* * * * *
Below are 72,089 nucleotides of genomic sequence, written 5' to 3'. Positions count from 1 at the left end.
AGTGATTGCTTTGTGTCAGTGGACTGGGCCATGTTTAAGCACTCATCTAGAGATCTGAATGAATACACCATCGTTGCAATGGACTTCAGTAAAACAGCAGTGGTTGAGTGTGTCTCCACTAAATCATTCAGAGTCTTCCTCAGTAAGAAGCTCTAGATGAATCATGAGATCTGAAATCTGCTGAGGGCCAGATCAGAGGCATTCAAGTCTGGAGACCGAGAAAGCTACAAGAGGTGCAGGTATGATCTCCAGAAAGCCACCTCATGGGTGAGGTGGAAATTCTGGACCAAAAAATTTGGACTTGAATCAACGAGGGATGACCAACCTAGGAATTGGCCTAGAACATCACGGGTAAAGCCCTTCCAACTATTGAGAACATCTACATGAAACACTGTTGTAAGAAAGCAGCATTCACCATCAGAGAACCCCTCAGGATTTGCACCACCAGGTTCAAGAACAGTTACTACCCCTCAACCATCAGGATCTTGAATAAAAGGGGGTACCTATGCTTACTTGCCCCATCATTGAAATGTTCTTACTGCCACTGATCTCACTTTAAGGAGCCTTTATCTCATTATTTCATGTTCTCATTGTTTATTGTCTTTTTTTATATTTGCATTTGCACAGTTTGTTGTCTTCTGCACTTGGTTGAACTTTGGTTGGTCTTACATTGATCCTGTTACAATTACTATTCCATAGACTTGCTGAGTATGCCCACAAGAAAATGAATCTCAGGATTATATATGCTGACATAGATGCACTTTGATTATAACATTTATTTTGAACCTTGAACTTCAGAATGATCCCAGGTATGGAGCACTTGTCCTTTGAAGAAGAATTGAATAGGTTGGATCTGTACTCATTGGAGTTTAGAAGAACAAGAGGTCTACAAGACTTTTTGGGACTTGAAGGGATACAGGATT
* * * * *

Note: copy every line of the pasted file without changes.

Below are 72,089 nucleotides of genomic sequence, written 5' to 3'. Positions count from 1 at the left end.
AGTGATTGCTTTGTGTCAGTGGACTGGGCCATGTTTAAGCACTCATCTAGAGATCTGAATGAATACACCATCGTTGCAATGGACTTCAGTAAAACAGCAGTGGTTGAGTGTGTCTCCACTAAATCATTCAGAGTCTTCCTCAGTAAGAAGCTCTAGATGAATCATGAGATCTGAAATCTGCTGAGGGCCAGATCAGAGGCATTCAAGTCTGGAGACCGAGAAAGCTACAAGAGGTGCAGGTATGATCTCCAGAAAGCCACCTCATGGGTGAGGTGGAAATTCTGGACCAAAAAATTTGGACTTGAATCAACGAGGGATGACCAACCTAGGAATTGGCCTAGAACATCACGGGTAAAGCCCTTCCAACTATTGAGAACATCTACATGAAACACTGTTGTAAGAAAGCAGCATTCACCATCAGAGAACCCCTCAGGATTTGCACCACCAGGTTCAAGAACAGTTACTACCCCTCAACCATCAGGATCTTGAATAAAAGGGGGTACCTATGCTTACTTGCCCCATCATTGAAATGTTCTTACTGCCACTGATCTCACTTTAAGGAGCCTTTATCTCATTATTTCATGTTCTCATTGTTTATTGTCTTTTTTTATATTTGCATTTGCACAGTTTGTTGTCTTCTGCACTTGGTTGAACTTTGGTTGGTCTTACATTGATCCTGTTACAATTACTATTCCATAGACTTGCTGAGTATGCCCACAAGAAAATGAATCTCAGGATTATATATGCTGACATAGATGCACTTTGATTATAACATTTATTTTGAACCTTGAACTTCAGAATGATCCCAGGTATGGAGCACTTGTCCTTTGAAGAAGAATTGAATAGGTTGGATCTGTACTCATTGGAGTTTAGAAGAACAAGAGGTCTACAAGACTTTTTGGGACTTGAAGGGATACAGGATT